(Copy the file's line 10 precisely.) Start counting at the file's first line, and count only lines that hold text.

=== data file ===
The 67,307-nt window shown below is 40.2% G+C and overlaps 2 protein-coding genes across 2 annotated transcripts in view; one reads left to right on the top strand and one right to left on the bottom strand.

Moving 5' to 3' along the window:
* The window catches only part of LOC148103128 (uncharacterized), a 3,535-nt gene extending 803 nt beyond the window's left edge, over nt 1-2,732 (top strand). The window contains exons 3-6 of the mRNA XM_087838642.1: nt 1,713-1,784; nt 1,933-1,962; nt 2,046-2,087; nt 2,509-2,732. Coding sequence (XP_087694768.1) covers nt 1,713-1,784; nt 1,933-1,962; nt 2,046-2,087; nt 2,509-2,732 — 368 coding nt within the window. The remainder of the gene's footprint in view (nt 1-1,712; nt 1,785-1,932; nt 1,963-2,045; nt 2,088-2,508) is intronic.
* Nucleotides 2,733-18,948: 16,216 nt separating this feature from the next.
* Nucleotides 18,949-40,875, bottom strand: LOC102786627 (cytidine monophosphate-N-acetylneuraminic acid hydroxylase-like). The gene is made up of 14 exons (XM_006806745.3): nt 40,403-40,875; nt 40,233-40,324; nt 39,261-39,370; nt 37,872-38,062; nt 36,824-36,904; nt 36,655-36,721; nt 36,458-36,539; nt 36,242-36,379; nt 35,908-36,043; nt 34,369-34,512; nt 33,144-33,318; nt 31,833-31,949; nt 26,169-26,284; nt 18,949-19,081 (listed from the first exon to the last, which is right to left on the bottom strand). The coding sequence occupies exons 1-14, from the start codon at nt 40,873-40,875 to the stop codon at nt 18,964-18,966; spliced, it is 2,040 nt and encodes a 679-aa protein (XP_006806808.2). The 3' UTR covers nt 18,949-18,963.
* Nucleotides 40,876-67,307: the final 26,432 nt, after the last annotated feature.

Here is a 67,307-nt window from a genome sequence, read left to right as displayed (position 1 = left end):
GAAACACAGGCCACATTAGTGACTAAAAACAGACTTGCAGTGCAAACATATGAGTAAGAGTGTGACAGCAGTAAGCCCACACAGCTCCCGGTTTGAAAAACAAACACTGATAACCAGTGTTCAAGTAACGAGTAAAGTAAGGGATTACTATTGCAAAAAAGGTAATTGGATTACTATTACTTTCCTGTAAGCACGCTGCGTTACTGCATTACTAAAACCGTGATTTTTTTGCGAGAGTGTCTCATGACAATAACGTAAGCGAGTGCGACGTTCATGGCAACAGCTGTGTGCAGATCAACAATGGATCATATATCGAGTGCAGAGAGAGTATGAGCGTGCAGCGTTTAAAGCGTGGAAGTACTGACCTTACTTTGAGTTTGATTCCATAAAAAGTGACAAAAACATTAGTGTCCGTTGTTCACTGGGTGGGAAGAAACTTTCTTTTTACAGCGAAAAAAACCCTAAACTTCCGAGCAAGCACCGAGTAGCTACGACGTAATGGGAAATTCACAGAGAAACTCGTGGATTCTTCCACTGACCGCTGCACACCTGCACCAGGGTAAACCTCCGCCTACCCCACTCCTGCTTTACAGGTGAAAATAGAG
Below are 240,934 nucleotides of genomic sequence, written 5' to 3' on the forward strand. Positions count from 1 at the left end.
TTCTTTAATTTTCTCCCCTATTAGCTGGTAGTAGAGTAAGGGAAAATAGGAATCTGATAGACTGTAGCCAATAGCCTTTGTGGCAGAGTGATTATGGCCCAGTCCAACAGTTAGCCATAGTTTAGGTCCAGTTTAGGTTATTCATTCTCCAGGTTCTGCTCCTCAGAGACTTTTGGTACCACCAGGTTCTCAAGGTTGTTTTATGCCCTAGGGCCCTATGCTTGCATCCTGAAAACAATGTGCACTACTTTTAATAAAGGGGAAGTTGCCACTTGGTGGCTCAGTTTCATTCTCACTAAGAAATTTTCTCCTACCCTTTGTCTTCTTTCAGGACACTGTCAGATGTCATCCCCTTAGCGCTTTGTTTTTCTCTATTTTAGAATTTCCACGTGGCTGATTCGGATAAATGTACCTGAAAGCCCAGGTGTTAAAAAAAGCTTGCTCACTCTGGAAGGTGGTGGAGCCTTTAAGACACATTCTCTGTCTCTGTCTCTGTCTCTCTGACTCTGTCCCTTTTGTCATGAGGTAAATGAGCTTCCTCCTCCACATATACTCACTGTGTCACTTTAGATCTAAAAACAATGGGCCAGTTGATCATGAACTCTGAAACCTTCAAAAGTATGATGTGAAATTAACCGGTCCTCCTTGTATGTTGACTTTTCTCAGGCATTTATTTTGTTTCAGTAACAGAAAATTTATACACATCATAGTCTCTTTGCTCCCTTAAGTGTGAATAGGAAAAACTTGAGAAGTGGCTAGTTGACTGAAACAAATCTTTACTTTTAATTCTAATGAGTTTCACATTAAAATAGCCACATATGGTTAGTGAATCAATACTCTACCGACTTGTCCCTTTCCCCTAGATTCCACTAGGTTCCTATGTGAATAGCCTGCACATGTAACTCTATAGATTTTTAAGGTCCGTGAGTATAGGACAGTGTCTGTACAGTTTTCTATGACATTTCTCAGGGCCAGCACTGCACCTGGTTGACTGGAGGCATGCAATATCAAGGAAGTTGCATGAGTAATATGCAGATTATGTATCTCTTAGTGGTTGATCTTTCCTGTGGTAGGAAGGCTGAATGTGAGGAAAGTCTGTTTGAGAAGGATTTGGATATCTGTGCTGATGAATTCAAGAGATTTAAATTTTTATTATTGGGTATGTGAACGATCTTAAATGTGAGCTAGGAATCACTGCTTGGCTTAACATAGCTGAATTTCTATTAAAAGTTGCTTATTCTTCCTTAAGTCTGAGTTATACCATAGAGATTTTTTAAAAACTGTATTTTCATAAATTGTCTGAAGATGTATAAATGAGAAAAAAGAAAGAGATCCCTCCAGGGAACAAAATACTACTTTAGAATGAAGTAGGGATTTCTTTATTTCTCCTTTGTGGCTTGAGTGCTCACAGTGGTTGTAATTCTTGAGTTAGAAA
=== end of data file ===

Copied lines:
TTCTTTAATTTTCTCCCCTATTAGCTGGTAGTAGAGTAAGGGAAAATAGGAATCTGATAGACTGTAGCCAATAGCCTTTGTGGCAGAGTGATTATGGCCCAGTCCAACAGTTAGCCATAGTTTAGGTCCAGTTTAGGTTATTCATTCTCCAGGTTCTGCTCCTCAGAGACTTTTGGTACCACCAGGTTCTCAAGGTTGTTTTATGCCCTAGGGCCCTATGCTTGCATCCTGAAAACAATGTGCACTACTTTTAATAAAGGGGAAGTTGCCACTTGGTGGCTCAGTTTCATTCTCACTAAGAAATTTTCTCCTACCCTTTGTCTTCTTTCAGGACACTGTCAGATGTCATCCCCTTAGCGCTTTGTTTTTCTCTATTTTAGAATTTCCACGTGGCTGATTCGGATAAATGTACCTGAAAGCCCAGGTGTTAAAAAAAGCTTGCTCACTCTGGAAGGTGGTGGAGCCTTTAAGACACATTCTCTGTCTCTGTCTCTGTCTCTCTGACTCTGTCCCTTTTGTCATGAGGTAAATGAGCTTCCTCCTCCACATATACTCACTGTGTCACTTTAGATCTAAAAACAATGGGCCAGTTGATCATGAACTCTGAAACCTTCAAAAGTATGATGTGAAATTAACCGGTCCTCCTTGTATGTTGACTTTTCTCAGGCATTTATTTTGTTTCAGTAACAGAAAATTTATACACATCATAGTCTCTTTGCTCCCTTAAGTGTGAATAGGAAAAACTTGAGAAGTGGCTAGTTGACTGAAACAAATCTTTACTTTTAATTCTAATGAGTTTCACATTAAAATAGCCACATATGGTTAGTGAATCAATACTCTACCGACTTGTCCCTTTCCCCTAGATTCCACTAGGTTCCTATGTGAATAGCCTGCACATGTAACTCTATAGATTTTTAAGGTCCGTGAGTATAGGACAGTGTCTGTACAGTTTTCTATGACATTTCTCAGGGCCAGCACTGCACCTGGTTGACTGGAGGCATGCAATATCAAGGAAGTTGCATGAGTAATATGCAGATTATGTATCTCTTAGTGGTTGATCTTTCCTGTGGTAGGAAGGCTGAATGTGAGGAAAGTCTGTTTGAGAAGGATTTGGATATCTGTGCTGATGAATTCAAGAGATTTAAATTTTTATTATTGGGTATGTGAACGATCTTAAATGTGAGCTAGGAATCACTGCTTGGCTTAACATAGCTGAATTTCTATTAAAAGTTGCTTATTCTTCCTTAAGTCTGAGTTATACCATAGAGATTTTTTAAAAACTGTATTTTCATAAATTGTCTGAAGATGTATAAATGAGAAAAAAGAAAGAGATCCCTCCAGGGAACAAAATACTACTTTAGAATGAAGTAGGGATTTCTTTATTTCTCCTTTGTGGCTTGAGTGCTCACAGTGGTTGTAATTCTTGAGTTAGAAA